Revised Jobs Numbers Indicate Upswing in Education Employment

Revised figures in Friday’s jobs report show a noticeable jump in education jobs, with employment levels above last year.
by | October 8, 2012
 

The national unemployment rate unexpectedly dipped 0.3 percentage points to 7.8 percent in September – the lowest level since January 2009.

Friday’s jobs report also held another surprise: an uptick in seasonally-adjusted education employment. Revised Labor Department estimates indicate local governments added 79,000 jobs in education between June and September while state governments netted nearly 23,000 related jobs.

The new figures reflect a sharp increase from initial Labor Department estimates. Total local government employment, about half of which consists of teaching positions, was revised up 30,000 for July and 69,000 in August.

Of course, one would expect an increase in education jobs as school districts and colleges are now back in session. The seasonally-adjusted figures are said to account for these annual changes, though. By comparison, seasonally-adjusted figures showed a 36,400 decline in education jobs at the local level between June and September 2011 (79,000 increase this year) and an increase of 17,000 state government education-related jobs (up 23,000 this year).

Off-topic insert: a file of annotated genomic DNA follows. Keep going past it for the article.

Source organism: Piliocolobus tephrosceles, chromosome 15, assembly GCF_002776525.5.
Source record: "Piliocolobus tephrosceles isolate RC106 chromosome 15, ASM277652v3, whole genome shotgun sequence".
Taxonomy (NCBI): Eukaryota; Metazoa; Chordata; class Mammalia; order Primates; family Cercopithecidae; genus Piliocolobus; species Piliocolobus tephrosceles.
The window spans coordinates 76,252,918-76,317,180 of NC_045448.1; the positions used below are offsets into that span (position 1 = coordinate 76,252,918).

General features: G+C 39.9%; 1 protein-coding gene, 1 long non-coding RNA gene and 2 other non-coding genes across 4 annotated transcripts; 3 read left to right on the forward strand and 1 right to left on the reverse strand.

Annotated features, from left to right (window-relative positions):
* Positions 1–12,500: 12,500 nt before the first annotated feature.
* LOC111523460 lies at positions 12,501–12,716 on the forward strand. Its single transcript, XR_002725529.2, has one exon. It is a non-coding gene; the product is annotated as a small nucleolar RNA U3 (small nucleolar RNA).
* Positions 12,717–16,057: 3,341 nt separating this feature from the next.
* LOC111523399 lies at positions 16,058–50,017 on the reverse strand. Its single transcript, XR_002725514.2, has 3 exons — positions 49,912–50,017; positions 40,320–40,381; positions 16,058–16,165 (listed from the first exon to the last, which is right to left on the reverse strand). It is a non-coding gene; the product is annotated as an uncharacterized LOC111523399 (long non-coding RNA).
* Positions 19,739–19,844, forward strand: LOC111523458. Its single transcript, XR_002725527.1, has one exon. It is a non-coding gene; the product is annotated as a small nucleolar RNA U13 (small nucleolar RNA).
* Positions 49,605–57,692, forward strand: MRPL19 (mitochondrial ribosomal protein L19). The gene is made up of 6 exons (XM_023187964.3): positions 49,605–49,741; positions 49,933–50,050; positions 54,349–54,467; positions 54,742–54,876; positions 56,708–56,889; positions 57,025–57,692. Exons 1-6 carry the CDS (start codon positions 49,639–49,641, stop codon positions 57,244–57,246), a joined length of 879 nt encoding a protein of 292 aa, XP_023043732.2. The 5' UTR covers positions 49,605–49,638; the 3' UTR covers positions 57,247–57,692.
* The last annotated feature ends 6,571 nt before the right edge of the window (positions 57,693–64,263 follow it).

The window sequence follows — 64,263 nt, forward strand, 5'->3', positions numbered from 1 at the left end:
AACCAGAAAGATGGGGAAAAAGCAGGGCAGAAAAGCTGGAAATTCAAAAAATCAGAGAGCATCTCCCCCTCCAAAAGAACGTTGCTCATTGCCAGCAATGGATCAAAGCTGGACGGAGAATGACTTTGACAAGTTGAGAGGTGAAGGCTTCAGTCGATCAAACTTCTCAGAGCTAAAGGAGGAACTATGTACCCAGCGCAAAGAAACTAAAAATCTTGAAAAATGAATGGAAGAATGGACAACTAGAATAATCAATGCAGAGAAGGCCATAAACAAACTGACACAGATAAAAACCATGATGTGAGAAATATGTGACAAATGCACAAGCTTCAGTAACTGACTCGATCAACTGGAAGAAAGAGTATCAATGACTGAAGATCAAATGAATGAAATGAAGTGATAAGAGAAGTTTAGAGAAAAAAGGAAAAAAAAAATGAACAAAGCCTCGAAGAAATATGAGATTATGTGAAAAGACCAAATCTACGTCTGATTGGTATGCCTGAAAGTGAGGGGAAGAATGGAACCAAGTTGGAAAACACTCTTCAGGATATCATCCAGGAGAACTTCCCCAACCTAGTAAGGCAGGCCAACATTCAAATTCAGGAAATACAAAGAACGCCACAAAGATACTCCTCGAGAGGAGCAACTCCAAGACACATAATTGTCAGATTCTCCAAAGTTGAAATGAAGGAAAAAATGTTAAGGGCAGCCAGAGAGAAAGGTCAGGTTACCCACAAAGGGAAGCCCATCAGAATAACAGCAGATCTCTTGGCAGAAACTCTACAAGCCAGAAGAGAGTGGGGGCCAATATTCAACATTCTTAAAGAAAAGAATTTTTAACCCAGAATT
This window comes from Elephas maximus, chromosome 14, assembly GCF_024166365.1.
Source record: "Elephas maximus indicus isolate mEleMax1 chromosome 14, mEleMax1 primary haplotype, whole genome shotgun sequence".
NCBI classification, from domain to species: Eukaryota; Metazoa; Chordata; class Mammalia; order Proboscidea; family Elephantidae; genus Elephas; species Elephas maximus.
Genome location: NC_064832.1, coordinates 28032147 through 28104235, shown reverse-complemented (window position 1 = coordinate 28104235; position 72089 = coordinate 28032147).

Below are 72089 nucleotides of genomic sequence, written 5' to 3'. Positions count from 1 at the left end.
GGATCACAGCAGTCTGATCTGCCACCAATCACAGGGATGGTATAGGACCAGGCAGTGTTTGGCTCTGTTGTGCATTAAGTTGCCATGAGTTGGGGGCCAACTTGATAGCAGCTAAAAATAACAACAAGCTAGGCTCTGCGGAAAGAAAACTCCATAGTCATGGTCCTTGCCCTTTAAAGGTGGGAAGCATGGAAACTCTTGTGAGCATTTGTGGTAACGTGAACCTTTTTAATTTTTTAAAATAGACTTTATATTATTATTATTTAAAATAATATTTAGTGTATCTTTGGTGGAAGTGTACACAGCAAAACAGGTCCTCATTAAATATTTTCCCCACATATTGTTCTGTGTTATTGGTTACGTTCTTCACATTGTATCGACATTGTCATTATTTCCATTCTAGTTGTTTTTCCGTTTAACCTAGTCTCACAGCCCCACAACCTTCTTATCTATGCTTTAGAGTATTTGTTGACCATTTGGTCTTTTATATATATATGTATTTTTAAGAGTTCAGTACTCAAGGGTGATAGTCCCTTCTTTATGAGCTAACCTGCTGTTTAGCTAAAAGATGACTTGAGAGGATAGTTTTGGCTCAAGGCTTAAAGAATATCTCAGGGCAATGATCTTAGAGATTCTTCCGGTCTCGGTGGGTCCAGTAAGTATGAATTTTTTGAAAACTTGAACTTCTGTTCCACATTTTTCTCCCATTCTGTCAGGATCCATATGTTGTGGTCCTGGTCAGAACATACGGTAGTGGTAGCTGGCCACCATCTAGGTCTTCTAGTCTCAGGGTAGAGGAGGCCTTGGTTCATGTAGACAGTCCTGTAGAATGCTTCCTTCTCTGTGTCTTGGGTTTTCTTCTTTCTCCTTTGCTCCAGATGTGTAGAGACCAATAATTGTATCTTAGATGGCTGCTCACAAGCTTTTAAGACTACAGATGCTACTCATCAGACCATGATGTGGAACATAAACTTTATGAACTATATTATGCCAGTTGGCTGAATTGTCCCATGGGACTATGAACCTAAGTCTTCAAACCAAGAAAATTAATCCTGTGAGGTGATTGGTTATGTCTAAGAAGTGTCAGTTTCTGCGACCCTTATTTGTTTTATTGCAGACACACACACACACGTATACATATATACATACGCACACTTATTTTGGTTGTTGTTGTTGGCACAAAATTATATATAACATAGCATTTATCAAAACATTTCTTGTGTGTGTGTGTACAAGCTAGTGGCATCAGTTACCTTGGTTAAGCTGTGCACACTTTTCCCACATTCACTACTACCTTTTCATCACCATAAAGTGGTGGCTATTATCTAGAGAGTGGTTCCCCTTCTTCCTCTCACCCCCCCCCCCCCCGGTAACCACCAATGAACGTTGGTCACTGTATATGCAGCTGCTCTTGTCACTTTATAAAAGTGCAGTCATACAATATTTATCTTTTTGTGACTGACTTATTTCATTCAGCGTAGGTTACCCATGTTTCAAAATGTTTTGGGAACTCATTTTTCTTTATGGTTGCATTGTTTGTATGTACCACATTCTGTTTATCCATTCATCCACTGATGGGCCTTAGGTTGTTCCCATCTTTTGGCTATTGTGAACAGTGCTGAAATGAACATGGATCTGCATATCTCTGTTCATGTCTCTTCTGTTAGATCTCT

The elimination of teaching positions accounted for a large chunk of public sector job losses over the past few years as school districts worked to bridge budget gaps.

While the new figures are welcome news, they're not yet enough to signify any long-term trends.

Some schools have halted staff cuts. A few others, like the St. Paul (Minn.) School District are electing to fill vacant slots. The district added $17 million to its budget, hiring nearly 200 employees in recent months.

Meanwhile, total employment for other areas of government hasn’t budged. The Labor Department’s preliminary figures showed a loss of 5,900 non-education local government positions in August and another 9,200 last month. State government employment changed little in recent months.

Of course, all of these estimates are preliminary and will likely be revised again. Updated state unemployment estimates will be released Oct. 19.

Our chart below tracks monthly changes in state and local government employment, including education:

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